The feature title for that month was Diana, by R.F. Delderfield. That image shown above is presumably the fair Diana herself. Here's the first paragraph of hype on the book: "This is a love story in the old-fashioned style. It is sentimental and it is simple - a poor boy meets a rich girl, they fall in love. Will they marry? Compared to all the sordid stories that have been published lately, Diana is refreshing and very touching." I'll say one thing about Literary Guild: they sure knew their audience - suburban housewives like my brother-in-law's sweet but extremely straight-laced mom.
There's a short profile of the author, who is quoted as saying: "My real aim in writing Diana was to protest against the cheapening and exploitation of young love in current fiction and entertainment. I wrote it in the spirit of the Pre-Raphaelites in the mid-nineteenth century - a plea for the return of the Romantic Age - or reaction, if you like, against the squalor of our Angry Young Men's approach to Romance - and that of your Beatniks." Ah yes, those sordid and squalid Angry Young Men and Beatniks. How our society ever survived such tawdry, non-Romantic filth is simply beyond me.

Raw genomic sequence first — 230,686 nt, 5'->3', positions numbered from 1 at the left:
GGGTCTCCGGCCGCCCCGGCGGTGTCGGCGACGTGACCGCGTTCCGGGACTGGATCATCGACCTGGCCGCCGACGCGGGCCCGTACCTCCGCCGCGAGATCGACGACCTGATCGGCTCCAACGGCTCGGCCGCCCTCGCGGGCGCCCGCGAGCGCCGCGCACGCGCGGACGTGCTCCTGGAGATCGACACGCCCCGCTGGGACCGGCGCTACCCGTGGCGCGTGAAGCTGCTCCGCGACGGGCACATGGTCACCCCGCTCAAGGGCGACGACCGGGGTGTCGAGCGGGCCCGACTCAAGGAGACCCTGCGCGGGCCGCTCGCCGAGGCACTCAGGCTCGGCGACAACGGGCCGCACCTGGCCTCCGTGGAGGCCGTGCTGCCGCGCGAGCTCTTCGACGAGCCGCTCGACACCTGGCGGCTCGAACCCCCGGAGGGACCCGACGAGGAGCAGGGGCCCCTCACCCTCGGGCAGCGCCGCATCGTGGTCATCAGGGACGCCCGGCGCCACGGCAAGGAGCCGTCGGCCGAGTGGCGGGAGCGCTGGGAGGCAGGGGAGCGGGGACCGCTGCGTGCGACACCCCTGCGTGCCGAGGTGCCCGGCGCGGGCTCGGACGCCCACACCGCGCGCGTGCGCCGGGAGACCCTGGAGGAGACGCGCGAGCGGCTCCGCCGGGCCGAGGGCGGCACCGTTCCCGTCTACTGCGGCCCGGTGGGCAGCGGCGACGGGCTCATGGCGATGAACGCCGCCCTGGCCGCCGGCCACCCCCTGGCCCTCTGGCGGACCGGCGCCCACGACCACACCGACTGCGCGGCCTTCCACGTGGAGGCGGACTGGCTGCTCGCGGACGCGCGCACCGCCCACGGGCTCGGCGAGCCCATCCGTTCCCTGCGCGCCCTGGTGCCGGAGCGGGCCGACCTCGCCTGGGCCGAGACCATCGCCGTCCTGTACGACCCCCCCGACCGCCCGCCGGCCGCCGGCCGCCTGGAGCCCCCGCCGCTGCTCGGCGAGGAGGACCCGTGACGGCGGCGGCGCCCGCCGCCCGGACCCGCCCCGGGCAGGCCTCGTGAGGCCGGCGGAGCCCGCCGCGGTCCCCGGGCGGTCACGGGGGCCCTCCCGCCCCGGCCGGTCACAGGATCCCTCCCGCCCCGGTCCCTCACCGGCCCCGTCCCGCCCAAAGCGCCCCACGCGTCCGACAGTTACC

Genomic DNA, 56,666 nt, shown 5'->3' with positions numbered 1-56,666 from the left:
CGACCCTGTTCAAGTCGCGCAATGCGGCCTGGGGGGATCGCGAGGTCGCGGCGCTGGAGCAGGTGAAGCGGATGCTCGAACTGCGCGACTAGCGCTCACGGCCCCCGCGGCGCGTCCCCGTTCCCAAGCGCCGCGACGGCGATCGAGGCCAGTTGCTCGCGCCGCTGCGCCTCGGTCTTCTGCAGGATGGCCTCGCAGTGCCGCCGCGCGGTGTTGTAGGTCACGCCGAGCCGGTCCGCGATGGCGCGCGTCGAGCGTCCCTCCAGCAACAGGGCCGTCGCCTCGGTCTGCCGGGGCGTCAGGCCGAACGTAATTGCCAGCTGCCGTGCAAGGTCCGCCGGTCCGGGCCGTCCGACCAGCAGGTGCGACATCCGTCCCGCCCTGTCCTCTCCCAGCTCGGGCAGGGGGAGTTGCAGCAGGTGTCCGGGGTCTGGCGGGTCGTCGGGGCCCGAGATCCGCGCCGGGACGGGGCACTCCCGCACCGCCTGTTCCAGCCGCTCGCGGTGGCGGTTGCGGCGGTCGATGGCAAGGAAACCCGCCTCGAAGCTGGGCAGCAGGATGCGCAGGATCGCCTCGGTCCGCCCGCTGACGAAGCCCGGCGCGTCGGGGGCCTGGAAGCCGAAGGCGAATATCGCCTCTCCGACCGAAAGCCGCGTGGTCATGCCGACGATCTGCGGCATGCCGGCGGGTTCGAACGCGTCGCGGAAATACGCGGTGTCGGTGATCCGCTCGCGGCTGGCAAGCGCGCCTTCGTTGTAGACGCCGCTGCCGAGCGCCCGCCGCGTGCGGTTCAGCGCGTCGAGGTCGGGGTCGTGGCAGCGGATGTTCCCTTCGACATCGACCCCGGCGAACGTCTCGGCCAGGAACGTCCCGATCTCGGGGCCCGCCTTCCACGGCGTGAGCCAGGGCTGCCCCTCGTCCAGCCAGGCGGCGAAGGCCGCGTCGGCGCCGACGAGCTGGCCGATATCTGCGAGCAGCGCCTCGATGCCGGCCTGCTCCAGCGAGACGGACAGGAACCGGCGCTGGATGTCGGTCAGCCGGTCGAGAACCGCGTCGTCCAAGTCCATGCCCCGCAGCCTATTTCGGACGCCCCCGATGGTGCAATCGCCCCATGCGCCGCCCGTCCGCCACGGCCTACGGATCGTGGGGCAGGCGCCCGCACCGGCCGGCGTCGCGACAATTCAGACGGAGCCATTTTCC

And here's a photo of the author, looking quite starched, erudite and thoughtful, in a manner you simply don't see in author photos these days of anyone other than Tom Wolfe:
One other book of note is The View From the Fortieth Floor, by Theodore H. White, "The Dramatic Story of the Collapse of a Great Magazine Empire!" The image below is presumably that of the protagonist, John Warren, and his estranged wife whom he's trying to win back while simultaneously struggling to "rebuild Trumpet and Gentlewoman, national magazines which had once helped to shape America's dreams and thoughts."
Given the mindset of Delderfield (to whom Literary Guild presumably was sympathetic enough to make him their featured writer for the month) that was cited above, I'm guessing the dashing Mr. Warren saved both the magazines and his marriage, and the story didn't end with Warren as a bitter and solitary alcoholic suicide candidate, both magazines in bankruptcy, hundreds of employees out of work and, most importantly, America's dreams and thoughts hopelessly adrift.